Background: An international focus on the inclusion of students with disabilities in mainstream schools and the increased prevalence of autism spectrum disorder (ASD) has contributed to increasing numbers of students with ASD enrolling in mainstream schools. The school participation restrictions of adolescent students with ASD is widely researched, but less is known about the challenges faced by primary school students with ASD and how early in their schooling these challenges arise. Methods: Focus groups were used to explore the perspectives of parents and educators on the school participation of primary school students with ASD. Focus group data were analysed thematically. Results: Four themes were derived from the data: (1) more than just being there; (2) meeting in the middle; (3) consistency of supports; and (4) embrace difference. Conclusions: Findings from this study highlight that students aged between 6 and 11 years experience school participation restrictions due to a range of intrinsic (e.g., sense of self and school belonging) and extrinsic factors (e.g., school culture, educator knowledge and skills). It is imperative school based interventions are developed and implemented in the early primary years, that not only target students’ skills, but the range of environmental enablers and barriers impacting student school participation.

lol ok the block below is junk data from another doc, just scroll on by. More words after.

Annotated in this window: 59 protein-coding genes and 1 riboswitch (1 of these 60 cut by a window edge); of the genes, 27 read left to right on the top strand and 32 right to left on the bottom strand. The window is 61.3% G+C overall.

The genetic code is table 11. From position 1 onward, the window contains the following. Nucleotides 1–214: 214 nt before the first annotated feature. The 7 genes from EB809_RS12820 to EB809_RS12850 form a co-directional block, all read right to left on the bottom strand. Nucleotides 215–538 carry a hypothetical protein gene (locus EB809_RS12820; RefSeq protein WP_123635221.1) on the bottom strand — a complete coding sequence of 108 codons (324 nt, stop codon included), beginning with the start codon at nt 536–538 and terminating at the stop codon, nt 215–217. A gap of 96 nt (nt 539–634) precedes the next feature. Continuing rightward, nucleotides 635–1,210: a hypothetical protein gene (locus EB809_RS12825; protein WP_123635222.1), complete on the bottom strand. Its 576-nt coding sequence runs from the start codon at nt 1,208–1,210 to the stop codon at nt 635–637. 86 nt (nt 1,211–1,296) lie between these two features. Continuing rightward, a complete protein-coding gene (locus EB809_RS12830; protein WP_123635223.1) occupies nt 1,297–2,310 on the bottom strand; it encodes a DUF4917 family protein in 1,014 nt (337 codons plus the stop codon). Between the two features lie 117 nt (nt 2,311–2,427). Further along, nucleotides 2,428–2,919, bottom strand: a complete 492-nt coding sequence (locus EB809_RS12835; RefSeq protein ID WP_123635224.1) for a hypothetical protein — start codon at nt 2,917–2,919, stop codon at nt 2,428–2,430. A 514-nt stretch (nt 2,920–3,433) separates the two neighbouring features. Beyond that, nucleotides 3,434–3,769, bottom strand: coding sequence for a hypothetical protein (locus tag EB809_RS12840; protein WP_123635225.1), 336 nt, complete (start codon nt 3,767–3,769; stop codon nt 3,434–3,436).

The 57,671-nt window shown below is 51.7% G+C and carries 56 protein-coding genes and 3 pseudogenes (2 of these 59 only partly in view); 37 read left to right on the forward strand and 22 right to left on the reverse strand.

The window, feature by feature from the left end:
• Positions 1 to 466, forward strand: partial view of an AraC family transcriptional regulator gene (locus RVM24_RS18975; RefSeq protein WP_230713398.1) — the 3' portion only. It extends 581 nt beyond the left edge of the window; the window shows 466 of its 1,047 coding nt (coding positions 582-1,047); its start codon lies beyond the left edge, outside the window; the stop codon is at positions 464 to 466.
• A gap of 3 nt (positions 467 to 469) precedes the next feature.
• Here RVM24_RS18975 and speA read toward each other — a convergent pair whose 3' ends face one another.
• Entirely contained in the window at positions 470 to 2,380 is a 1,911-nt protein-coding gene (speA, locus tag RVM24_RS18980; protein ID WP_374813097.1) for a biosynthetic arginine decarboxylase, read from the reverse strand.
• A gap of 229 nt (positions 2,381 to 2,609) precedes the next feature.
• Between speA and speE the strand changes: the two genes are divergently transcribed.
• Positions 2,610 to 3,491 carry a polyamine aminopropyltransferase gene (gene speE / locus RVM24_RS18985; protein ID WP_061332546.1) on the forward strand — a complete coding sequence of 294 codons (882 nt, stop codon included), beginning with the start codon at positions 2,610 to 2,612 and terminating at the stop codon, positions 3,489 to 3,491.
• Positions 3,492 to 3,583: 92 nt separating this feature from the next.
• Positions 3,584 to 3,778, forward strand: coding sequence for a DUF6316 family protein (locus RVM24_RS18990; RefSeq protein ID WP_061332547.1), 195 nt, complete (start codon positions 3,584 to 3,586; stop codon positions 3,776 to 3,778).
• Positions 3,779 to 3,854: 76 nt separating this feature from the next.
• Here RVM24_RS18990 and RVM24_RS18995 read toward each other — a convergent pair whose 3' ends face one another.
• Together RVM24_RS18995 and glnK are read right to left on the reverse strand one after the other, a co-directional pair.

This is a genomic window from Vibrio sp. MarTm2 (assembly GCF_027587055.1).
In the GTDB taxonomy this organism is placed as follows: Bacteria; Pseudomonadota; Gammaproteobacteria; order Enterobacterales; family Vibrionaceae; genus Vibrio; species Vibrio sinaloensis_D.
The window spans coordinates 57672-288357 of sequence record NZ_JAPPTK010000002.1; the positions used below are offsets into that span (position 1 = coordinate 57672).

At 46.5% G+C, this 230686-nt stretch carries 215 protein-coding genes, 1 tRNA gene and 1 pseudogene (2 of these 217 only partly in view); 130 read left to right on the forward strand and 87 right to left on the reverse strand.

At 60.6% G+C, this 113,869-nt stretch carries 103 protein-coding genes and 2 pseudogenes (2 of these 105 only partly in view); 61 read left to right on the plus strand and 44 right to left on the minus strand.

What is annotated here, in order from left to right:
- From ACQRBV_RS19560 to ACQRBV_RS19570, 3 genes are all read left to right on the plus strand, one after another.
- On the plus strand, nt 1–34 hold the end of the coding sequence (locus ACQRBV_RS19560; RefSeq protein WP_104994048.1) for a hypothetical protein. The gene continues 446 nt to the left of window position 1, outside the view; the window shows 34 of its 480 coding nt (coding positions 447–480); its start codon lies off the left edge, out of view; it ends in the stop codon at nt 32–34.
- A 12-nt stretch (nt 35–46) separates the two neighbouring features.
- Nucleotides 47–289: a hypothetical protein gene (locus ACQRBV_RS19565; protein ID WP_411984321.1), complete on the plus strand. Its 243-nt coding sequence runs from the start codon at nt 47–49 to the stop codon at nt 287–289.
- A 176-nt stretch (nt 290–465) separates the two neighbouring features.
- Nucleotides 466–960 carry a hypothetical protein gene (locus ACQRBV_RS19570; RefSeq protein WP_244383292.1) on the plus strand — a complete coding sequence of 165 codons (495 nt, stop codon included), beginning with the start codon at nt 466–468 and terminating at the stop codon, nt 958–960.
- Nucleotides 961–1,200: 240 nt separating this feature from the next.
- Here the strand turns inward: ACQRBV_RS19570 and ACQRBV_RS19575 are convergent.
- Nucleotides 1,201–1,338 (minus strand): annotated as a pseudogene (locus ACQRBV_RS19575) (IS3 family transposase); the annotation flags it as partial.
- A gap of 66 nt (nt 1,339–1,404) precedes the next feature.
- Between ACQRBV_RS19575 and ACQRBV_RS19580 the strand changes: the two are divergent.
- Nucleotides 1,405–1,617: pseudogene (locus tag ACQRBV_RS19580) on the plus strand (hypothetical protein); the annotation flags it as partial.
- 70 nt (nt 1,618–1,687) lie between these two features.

An international focus on the inclusion of students with disabilities in mainstream school and the increased prevalence of autism spectrum disorder (ASD) has contributed to increasing numbers of students with ASD enrolling in mainstream schools (Australian Bureau of Statistics, 2016; Frederickson, Simmonds, Evans, & Soulsby, 2007). While there has been positive change in the last decade toward the inclusion and provision of supports for students with ASD in mainstream settings, international and Australian research suggests students with ASD continue to encounter a range of barriers to their participation in mainstream schools (Batten, Corbett, Rosenblatt, Withers, & Yuille, 2006; Lilley, 2012; McDonald, 2010). According to the family of participation related constructs (fPRC), developed by Imms et al. (2016), participation is comprised of two essential components: “attendance, defined as ‘being there’ and measured as frequency of attending, and/or the range or diversity of activities; and involvement, the experience of participation while attending” (Imms et al., 2016, p. 18). In the context of education, this means being actively engaged in activities, tasks and routines that are typical for students of that age in a given education system, as well as a subjective feeling of belonging to, and being active in the school environment (Libbey, 2004). Merely being present in a mainstream classroom does not lead to participation and is not indicative of successful inclusion (Symes & Humphrey, 2012). Frederickson et al. (2007) found primary school students with special educational needs (SEN), including ASD, to be more likely to experience bullying and social exclusion from peers. This study highlighted that without structured supports such as peer preparation in the early years, inclusion cannot be achieved. Despite legislation that requires education systems to make reasonable adjustments to ensure students with ASD are included in mainstream settings (UNESCO, 1994), there is growing concern about the education experiences of students with ASD (Chen & Schwartz, 2012; Hebron & Humphrey, 2012; Zablotsky, Bradshaw, & Andersen, 2013). Future research is required that goes beyond the numbers of students included, but that explores the experiences of students with ASD in mainstream classrooms to better understand their social and affective outcomes (Frederickson et al., 2007). Many studies have explored the participation experiences of adolescent students with ASD in mainstream schools (Hedges et al., 2014; Saggers, Hwang, & Mercer, 2011). Many adolescent students with ASD under achieve relative to their cognitive abilities (Ashburner, Ziviani, & Rodger, 2008); have higher rates of absenteeism, suspension and exclusion from school (Barnard, Prior, & Potter, 2000; Osler & Osler, 2002); spend less time interacting and have lower quality of interactions with peers (Sigman et al., 1999); and require a higher level of one to one assistance from aides than peers (Bauminger & Kasari, 2000). These challenges make students with ASD more vulnerable to bullying compared to typically developing peers (Jones & Frederickson, 2010), resulting in disruption to educational progress (Batten et al., 2006), reduced self-esteem (Batten et al., 2006) and mental health difficulties (Batten et al., 2006; Cappadocia, Wiess, & Pepler, 2012; Hebron & Humphrey, 2012; Penney, 2013; Zablotsky et al., 2013).